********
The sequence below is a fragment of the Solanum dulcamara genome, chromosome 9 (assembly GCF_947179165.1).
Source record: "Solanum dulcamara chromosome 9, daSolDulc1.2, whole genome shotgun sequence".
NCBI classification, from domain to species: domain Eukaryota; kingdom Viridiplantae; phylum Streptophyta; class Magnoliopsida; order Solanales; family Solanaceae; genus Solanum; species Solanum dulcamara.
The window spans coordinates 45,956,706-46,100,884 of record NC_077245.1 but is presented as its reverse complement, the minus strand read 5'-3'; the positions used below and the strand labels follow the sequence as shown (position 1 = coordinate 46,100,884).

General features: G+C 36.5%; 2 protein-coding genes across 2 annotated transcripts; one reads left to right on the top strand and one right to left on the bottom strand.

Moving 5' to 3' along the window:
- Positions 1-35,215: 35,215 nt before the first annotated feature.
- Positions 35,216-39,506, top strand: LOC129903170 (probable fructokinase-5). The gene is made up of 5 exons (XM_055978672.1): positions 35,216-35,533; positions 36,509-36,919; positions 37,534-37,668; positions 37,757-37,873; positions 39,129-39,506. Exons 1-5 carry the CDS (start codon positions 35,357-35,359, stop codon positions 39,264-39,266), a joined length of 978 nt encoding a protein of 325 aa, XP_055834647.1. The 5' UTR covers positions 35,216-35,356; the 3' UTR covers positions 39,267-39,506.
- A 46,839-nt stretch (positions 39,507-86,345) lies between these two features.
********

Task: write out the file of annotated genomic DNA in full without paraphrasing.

The sequence below is a fragment of the Solanum dulcamara genome, chromosome 9 (assembly GCF_947179165.1).
Source record: "Solanum dulcamara chromosome 9, daSolDulc1.2, whole genome shotgun sequence".
NCBI classification, from domain to species: domain Eukaryota; kingdom Viridiplantae; phylum Streptophyta; class Magnoliopsida; order Solanales; family Solanaceae; genus Solanum; species Solanum dulcamara.
The window spans coordinates 45,956,706-46,100,884 of record NC_077245.1 but is presented as its reverse complement, the minus strand read 5'-3'; the positions used below and the strand labels follow the sequence as shown (position 1 = coordinate 46,100,884).

General features: G+C 36.5%; 2 protein-coding genes across 2 annotated transcripts; one reads left to right on the top strand and one right to left on the bottom strand.

Moving 5' to 3' along the window:
- Positions 1-35,215: 35,215 nt before the first annotated feature.
- Positions 35,216-39,506, top strand: LOC129903170 (probable fructokinase-5). The gene is made up of 5 exons (XM_055978672.1): positions 35,216-35,533; positions 36,509-36,919; positions 37,534-37,668; positions 37,757-37,873; positions 39,129-39,506. Exons 1-5 carry the CDS (start codon positions 35,357-35,359, stop codon positions 39,264-39,266), a joined length of 978 nt encoding a protein of 325 aa, XP_055834647.1. The 5' UTR covers positions 35,216-35,356; the 3' UTR covers positions 39,267-39,506.
- A 46,839-nt stretch (positions 39,507-86,345) lies between these two features.